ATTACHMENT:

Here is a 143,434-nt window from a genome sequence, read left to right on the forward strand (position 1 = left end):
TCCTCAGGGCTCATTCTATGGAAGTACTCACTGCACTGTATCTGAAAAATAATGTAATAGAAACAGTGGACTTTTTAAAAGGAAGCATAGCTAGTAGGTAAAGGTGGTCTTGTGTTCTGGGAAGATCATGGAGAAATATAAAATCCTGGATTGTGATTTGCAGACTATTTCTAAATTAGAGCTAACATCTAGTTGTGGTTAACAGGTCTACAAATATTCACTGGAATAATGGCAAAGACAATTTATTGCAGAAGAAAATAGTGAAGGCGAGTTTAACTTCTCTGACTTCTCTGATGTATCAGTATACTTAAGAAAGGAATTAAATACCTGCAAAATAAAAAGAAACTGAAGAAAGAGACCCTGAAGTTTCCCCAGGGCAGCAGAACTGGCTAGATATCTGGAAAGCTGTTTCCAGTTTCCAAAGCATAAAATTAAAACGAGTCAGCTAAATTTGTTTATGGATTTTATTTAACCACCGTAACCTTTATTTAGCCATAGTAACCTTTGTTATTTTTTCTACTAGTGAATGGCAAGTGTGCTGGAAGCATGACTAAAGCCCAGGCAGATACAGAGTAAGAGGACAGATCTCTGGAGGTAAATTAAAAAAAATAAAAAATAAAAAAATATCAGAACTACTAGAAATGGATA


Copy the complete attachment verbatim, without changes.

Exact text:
Here is a 143,434-nt window from a genome sequence, read left to right on the forward strand (position 1 = left end):
TCCTCAGGGCTCATTCTATGGAAGTACTCACTGCACTGTATCTGAAAAATAATGTAATAGAAACAGTGGACTTTTTAAAAGGAAGCATAGCTAGTAGGTAAAGGTGGTCTTGTGTTCTGGGAAGATCATGGAGAAATATAAAATCCTGGATTGTGATTTGCAGACTATTTCTAAATTAGAGCTAACATCTAGTTGTGGTTAACAGGTCTACAAATATTCACTGGAATAATGGCAAAGACAATTTATTGCAGAAGAAAATAGTGAAGGCGAGTTTAACTTCTCTGACTTCTCTGATGTATCAGTATACTTAAGAAAGGAATTAAATACCTGCAAAATAAAAAGAAACTGAAGAAAGAGACCCTGAAGTTTCCCCAGGGCAGCAGAACTGGCTAGATATCTGGAAAGCTGTTTCCAGTTTCCAAAGCATAAAATTAAAACGAGTCAGCTAAATTTGTTTATGGATTTTATTTAACCACCGTAACCTTTATTTAGCCATAGTAACCTTTGTTATTTTTTCTACTAGTGAATGGCAAGTGTGCTGGAAGCATGACTAAAGCCCAGGCAGATACAGAGTAAGAGGACAGATCTCTGGAGGTAAATTAAAAAAAATAAAAAATAAAAAAATATCAGAACTACTAGAAATGGATA